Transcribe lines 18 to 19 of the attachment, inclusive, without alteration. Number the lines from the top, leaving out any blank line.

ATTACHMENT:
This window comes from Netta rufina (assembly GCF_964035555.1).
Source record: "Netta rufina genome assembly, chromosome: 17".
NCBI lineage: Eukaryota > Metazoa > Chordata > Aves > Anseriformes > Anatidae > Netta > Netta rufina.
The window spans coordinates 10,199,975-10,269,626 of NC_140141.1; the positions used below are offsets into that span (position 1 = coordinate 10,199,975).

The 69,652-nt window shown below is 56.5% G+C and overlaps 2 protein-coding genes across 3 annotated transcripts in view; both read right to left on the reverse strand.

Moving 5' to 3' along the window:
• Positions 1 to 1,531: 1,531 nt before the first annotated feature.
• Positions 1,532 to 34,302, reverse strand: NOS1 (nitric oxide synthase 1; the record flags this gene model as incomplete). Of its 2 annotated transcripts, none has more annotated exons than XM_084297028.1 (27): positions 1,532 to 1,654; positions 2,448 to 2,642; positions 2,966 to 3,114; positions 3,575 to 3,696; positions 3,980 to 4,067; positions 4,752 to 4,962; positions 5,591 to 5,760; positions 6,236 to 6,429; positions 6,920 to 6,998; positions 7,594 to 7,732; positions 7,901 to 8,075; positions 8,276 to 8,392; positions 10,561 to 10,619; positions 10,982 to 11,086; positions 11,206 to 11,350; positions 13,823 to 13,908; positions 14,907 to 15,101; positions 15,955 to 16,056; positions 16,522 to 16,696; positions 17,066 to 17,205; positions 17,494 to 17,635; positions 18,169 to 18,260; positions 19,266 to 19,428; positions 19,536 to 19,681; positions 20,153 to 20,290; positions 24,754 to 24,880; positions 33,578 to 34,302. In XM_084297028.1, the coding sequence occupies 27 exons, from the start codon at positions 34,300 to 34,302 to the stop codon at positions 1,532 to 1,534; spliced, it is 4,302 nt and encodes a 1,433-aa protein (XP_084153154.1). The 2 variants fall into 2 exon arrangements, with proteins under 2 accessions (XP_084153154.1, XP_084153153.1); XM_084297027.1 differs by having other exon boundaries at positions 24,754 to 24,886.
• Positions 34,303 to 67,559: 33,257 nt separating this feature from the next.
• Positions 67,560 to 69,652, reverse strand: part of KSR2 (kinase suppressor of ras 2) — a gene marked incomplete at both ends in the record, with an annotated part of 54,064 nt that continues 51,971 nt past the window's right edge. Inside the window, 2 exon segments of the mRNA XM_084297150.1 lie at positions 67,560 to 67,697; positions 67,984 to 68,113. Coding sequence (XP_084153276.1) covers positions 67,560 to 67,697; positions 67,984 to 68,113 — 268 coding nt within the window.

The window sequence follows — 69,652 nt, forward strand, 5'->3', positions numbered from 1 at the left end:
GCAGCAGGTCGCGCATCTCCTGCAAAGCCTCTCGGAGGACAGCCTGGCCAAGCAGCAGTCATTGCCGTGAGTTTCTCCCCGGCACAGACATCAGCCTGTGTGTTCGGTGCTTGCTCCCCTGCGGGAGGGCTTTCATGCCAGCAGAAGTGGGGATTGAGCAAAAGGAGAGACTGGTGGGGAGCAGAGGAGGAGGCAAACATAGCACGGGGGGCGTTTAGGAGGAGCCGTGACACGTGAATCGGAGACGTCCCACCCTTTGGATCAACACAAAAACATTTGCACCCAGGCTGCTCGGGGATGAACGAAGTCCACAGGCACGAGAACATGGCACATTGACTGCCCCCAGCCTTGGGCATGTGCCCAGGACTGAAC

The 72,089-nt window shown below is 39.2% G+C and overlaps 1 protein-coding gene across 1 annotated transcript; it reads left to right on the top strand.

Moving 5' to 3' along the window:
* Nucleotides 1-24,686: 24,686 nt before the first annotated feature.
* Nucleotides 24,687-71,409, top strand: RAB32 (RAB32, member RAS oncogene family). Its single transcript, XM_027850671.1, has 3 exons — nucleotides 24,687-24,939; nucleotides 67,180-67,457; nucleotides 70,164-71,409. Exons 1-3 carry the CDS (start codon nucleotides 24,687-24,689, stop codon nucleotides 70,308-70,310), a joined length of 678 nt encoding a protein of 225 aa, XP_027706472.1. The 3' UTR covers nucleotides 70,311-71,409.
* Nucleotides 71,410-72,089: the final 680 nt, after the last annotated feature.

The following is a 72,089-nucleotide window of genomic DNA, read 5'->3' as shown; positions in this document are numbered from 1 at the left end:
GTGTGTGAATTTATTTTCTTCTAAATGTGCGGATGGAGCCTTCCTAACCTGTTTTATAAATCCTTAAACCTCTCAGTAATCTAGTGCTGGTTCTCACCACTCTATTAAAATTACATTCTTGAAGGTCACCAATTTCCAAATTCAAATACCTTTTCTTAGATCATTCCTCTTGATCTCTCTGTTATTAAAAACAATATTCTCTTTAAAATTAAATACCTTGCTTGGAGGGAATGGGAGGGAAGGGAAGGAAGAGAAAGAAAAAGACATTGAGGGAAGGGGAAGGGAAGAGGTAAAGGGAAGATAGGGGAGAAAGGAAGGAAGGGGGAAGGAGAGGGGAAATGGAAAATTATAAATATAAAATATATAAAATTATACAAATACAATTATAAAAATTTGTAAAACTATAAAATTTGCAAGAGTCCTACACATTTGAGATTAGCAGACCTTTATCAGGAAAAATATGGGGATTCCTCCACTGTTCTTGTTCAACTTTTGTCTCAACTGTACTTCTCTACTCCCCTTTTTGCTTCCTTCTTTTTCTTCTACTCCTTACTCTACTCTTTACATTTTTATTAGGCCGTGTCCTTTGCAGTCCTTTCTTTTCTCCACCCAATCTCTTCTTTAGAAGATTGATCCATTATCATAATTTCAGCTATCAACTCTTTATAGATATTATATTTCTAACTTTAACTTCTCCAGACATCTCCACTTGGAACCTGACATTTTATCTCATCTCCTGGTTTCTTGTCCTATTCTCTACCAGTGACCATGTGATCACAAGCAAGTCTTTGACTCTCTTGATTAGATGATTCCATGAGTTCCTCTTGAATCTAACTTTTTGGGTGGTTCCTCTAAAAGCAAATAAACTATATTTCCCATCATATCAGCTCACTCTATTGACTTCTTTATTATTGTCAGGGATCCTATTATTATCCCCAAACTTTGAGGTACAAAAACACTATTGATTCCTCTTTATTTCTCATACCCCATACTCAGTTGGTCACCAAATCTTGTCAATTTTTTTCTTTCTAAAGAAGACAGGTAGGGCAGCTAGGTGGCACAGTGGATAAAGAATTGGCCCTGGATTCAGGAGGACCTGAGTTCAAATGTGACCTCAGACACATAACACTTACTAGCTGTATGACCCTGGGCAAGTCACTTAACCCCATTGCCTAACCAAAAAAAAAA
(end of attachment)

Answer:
The following is a 72,089-nucleotide window of genomic DNA, read 5'->3' as shown; positions in this document are numbered from 1 at the left end:
GTGTGTGAATTTATTTTCTTCTAAATGTGCGGATGGAGCCTTCCTAACCTGTTTTATAAATCCTTAAACCTCTCAGTAATCTAGTGCTGGTTCTCACCACTCTATTAAAATTACATTCTTGAAGGTCACCAATTTCCAAATTCAAATACCTTTTCTTAGATCATTCCTCTTGATCTCTCTGTTATTAAAAACAATATTCTCTTTAAAATTAAATACCTTGCTTGGAGGGAATGGGAGGGAAGGGAAGGAAGAGAAAGAAAAAGACATTGAGGGAAGGGGAAGGGAAGAGGTAAAGGGAAGATAGGGGAGAAAGGAAGGAAGGGGGAAGGAGAGGGGAAATGGAAAATTATAAATATAAAATATATAAAATTATACAAATACAATTATAAAAATTTGTAAAACTATAAAATTTGCAAGAGTCCTACACATTTGAGATTAGCAGACCTTTATCAGGAAAAATATGGGGATTCCTCCACTGTTCTTGTTCAACTTTTGTCTCAACTGTACTTCTCTACTCCCCTTTTTGCTTCCTTCTTTTTCTTCTACTCCTTACTCTACTCTTTACATTTTTATTAGGCCGTGTCCTTTGCAGTCCTTTCTTTTCTCCACCCAATCTCTTCTTTAGAAGATTGATCCATTATCATAATTTCAGCTATCAACTCTTTATAGATATTATATTTCTAACTTTAACTTCTCCAGACATCTCCACTTGGAACCTGACATTTTATCTCATCTCCTGGTTTCTTGTCCTATTCTCTACCAGTGACCATGTGATCACAAGCAAGTCTTTGACTCTCTTGATTAGATGATTCCATGAGTTCCTCTTGAATCTAACTTTTTGGGTGGTTCCTCTAAAAGCAAATAAACTATATTTCCCATCATATCAGCTCACTCTATTGACTTCTTTATTATTGTCAGGGATCCTATTATTATCCCCAAACTTTGAGGTACAAAAACACTATTGATTCCTCTTTATTTCTCATACCCCATACTCAGTTGGTCACCAAATCTTGTCAATTTTTTTCTTTCTAAAGAAGACAGGTAGGGCAGCTAGGTGGCACAGTGGATAAAGAATTGGCCCTGGATTCAGGAGGACCTGAGTTCAAATGTGACCTCAGACACATAACACTTACTAGCTGTATGACCCTGGGCAAGTCACTTAACCCCATTGCCTAACCAAAAAAAAAA